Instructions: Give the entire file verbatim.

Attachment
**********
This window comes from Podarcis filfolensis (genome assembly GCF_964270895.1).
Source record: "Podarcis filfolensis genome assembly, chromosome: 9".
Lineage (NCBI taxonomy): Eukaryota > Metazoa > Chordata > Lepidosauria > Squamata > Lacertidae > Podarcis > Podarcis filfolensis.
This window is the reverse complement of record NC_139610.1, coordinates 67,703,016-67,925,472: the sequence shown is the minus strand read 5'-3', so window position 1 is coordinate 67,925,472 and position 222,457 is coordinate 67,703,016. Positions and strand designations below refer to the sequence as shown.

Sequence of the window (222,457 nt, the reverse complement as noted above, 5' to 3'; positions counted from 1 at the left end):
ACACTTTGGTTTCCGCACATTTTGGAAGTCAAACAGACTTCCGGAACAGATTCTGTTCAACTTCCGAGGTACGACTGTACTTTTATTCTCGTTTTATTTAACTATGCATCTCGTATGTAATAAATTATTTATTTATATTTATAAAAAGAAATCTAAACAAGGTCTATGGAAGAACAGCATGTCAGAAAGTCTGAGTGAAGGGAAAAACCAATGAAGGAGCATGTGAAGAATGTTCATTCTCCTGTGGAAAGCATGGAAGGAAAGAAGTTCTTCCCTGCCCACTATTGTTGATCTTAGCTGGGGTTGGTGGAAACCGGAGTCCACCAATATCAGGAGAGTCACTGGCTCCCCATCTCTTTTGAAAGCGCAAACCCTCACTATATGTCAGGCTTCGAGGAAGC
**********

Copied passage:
This window comes from Podarcis filfolensis (genome assembly GCF_964270895.1).
Source record: "Podarcis filfolensis genome assembly, chromosome: 9".
Lineage (NCBI taxonomy): Eukaryota > Metazoa > Chordata > Lepidosauria > Squamata > Lacertidae > Podarcis > Podarcis filfolensis.
This window is the reverse complement of record NC_139610.1, coordinates 67,703,016-67,925,472: the sequence shown is the minus strand read 5'-3', so window position 1 is coordinate 67,925,472 and position 222,457 is coordinate 67,703,016. Positions and strand designations below refer to the sequence as shown.

Sequence of the window (222,457 nt, the reverse complement as noted above, 5' to 3'; positions counted from 1 at the left end):
ACACTTTGGTTTCCGCACATTTTGGAAGTCAAACAGACTTCCGGAACAGATTCTGTTCAACTTCCGAGGTACGACTGTACTTTTATTCTCGTTTTATTTAACTATGCATCTCGTATGTAATAAATTATTTATTTATATTTATAAAAAGAAATCTAAACAAGGTCTATGGAAGAACAGCATGTCAGAAAGTCTGAGTGAAGGGAAAAACCAATGAAGGAGCATGTGAAGAATGTTCATTCTCCTGTGGAAAGCATGGAAGGAAAGAAGTTCTTCCCTGCCCACTATTGTTGATCTTAGCTGGGGTTGGTGGAAACCGGAGTCCACCAATATCAGGAGAGTCACTGGCTCCCCATCTCTTTTGAAAGCGCAAACCCTCACTATATGTCAGGCTTCGAGGAAGC